However, many obstacles remain to its
commercial deployment. One challenge is developing a
production, delivery, and fueling station network capable of
sustaining commercial numbers of hydrogen vehicles. Thanks
largely to Toyota
and Honda, the roots of such a network have been planted in America's
largest urban centers: Los Angeles, California and New York, New
Now one of the American automakers is preparing
to step up its efforts to solve the other key challenge -- designing
vehicles capable of using hydrogen efficiently. GM has
announced plans to bring vehicles powered by the universe's most
abundant gas to the market in only six years. GM is targeting
the 2016 model year for
a commercial deployment of its fifth generation fuel cell
system. By the time the fifth generation lands, GM believes the
system's size, cost, reliability, and capabilities will be ready for
viable mass produced vehicles.
Currently, GM is wrapping up
testing its second generation fuel cells. These cells feature
impressive advances over GM's first generation cells. In total,
GM's second generation fuel cell system is 220 pounds lighter than
the previous generation, half the size, and uses half the precious
metals, while delivering comparable power.
Freese, executive director of GM Fuel Cell Activities, "The
improvements the team has been able to achieve are remarkable.
Hardware mechanization has been dramatically simplified, which will
help reduce cost, simplify manufacturing and improve durability."
says that it has spent $1.5B USD of its own money on fuel cell
vehicles, but it warns it won't be able to deploy the vehicle's
commercially without government and industry-wide support. Mr.
Freese adds, "GM has invested more than $1.5 billion in fuel
cell technology and we are committed to continuing to invest, but we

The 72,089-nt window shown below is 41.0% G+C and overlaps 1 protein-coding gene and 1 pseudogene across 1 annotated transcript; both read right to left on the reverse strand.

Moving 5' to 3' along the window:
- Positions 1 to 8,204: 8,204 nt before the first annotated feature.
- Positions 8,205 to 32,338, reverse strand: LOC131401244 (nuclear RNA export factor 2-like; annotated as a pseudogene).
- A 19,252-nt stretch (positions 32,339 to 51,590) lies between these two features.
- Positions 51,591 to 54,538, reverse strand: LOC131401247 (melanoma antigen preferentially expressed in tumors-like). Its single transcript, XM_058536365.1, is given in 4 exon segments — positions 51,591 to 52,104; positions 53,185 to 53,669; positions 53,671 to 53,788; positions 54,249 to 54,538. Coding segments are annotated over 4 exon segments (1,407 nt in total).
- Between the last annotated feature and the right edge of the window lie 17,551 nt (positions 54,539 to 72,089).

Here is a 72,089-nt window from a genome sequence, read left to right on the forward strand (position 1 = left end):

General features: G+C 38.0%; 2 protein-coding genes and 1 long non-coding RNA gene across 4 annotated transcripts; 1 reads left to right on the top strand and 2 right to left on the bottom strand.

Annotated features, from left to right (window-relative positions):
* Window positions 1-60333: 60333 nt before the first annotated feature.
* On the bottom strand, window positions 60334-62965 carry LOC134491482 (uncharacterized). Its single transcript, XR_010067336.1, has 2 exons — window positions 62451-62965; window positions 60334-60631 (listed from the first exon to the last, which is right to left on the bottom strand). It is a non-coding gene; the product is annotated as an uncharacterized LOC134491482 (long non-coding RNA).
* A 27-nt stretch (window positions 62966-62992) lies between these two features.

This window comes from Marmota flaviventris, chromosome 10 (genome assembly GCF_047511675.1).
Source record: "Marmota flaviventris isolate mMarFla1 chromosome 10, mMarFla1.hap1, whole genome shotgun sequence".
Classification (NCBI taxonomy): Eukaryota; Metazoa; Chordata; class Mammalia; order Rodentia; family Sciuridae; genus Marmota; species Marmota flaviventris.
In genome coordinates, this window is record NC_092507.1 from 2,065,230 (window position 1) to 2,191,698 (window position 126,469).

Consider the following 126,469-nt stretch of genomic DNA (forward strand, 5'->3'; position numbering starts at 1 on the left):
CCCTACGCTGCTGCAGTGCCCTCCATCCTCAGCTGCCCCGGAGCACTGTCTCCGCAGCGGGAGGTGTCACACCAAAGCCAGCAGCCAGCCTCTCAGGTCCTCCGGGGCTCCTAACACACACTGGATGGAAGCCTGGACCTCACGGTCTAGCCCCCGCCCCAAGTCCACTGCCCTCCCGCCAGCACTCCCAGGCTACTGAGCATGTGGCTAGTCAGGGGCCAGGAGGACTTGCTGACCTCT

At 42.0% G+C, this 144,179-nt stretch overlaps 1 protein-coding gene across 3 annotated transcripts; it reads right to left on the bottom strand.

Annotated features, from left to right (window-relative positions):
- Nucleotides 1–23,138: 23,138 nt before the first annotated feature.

no longer can go it alone. As we approach a costly part of the
program, we will require government and industry partnerships to
install a hydrogen infrastructure and help create a customer pull for
To drum up interest in fuel cell vehicles,
GM has deployed 100 hydrogen-powered fuel cell electric Chevrolet
Equinox midsize crossovers powered by its first generation cells.
The vehicles have been driven over 1 million miles by ordinary
citizens and celebrities, since 2007. Two DailyTech
one of these vehicles at the Consumer Electronics Show in early
2008, and came away with favorable impressions.
GM and its
competitors Toyota and Honda are hoping that fuel distributors and
the U.S. government support a greater U.S. deployment over the next
several years. The German government just announced plans to
build 1,000 hydrogen fueling stations by 2015. In Japan, 13 oil
and gas companies have announced similar plans. That leaves the
U.S., which only has 73 existing
and 44 planned stations, far behind these foreign competitors
GM has high hopes, though, that the U.S. deployment will pick up and
it will catch up before 2015.
GM is also aggressively pursuing
commercial electric vehicle deployment – next year it will deliver
Chevy Volt EV.
quote: However, many obstacles remain to its commercial deployment. One challenge is developing a production, delivery, and fueling station network capable of sustaining commercial numbers of hydrogen vehicles.
quote: Maybe in 20 years the kinks will be worked out, but why build and infrastructure for a pipe dream?